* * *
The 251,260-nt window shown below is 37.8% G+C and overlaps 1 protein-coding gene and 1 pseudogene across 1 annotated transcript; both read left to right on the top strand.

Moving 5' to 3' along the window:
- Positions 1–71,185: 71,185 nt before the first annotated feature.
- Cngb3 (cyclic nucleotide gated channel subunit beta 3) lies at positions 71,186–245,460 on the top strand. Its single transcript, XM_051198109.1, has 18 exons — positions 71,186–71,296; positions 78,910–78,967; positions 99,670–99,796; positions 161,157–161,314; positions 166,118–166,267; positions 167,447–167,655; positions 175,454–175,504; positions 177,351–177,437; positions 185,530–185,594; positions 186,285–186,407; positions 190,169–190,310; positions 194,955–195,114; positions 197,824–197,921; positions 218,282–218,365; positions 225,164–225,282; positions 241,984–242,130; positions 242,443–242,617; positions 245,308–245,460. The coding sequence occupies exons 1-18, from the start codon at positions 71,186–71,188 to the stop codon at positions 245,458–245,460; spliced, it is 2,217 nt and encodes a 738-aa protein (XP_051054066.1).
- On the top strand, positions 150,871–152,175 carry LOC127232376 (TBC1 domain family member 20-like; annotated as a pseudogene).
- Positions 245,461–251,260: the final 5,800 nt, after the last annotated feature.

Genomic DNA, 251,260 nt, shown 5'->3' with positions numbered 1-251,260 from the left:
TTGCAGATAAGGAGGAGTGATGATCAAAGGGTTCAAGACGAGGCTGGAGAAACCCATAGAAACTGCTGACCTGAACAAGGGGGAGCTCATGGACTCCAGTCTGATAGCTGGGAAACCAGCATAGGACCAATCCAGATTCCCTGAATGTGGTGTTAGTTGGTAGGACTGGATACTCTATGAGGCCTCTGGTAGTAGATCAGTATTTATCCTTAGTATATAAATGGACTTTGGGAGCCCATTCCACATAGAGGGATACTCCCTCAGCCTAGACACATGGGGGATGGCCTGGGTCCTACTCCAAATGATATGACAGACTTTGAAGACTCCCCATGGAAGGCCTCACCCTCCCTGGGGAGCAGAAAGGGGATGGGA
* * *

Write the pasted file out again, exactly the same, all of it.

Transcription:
The 251,260-nt window shown below is 37.8% G+C and overlaps 1 protein-coding gene and 1 pseudogene across 1 annotated transcript; both read left to right on the top strand.

Moving 5' to 3' along the window:
- Positions 1–71,185: 71,185 nt before the first annotated feature.
- Cngb3 (cyclic nucleotide gated channel subunit beta 3) lies at positions 71,186–245,460 on the top strand. Its single transcript, XM_051198109.1, has 18 exons — positions 71,186–71,296; positions 78,910–78,967; positions 99,670–99,796; positions 161,157–161,314; positions 166,118–166,267; positions 167,447–167,655; positions 175,454–175,504; positions 177,351–177,437; positions 185,530–185,594; positions 186,285–186,407; positions 190,169–190,310; positions 194,955–195,114; positions 197,824–197,921; positions 218,282–218,365; positions 225,164–225,282; positions 241,984–242,130; positions 242,443–242,617; positions 245,308–245,460. The coding sequence occupies exons 1-18, from the start codon at positions 71,186–71,188 to the stop codon at positions 245,458–245,460; spliced, it is 2,217 nt and encodes a 738-aa protein (XP_051054066.1).
- On the top strand, positions 150,871–152,175 carry LOC127232376 (TBC1 domain family member 20-like; annotated as a pseudogene).
- Positions 245,461–251,260: the final 5,800 nt, after the last annotated feature.

Genomic DNA, 251,260 nt, shown 5'->3' with positions numbered 1-251,260 from the left:
TTGCAGATAAGGAGGAGTGATGATCAAAGGGTTCAAGACGAGGCTGGAGAAACCCATAGAAACTGCTGACCTGAACAAGGGGGAGCTCATGGACTCCAGTCTGATAGCTGGGAAACCAGCATAGGACCAATCCAGATTCCCTGAATGTGGTGTTAGTTGGTAGGACTGGATACTCTATGAGGCCTCTGGTAGTAGATCAGTATTTATCCTTAGTATATAAATGGACTTTGGGAGCCCATTCCACATAGAGGGATACTCCCTCAGCCTAGACACATGGGGGATGGCCTGGGTCCTACTCCAAATGATATGACAGACTTTGAAGACTCCCCATGGAAGGCCTCACCCTCCCTGGGGAGCAGAAAGGGGATGGGA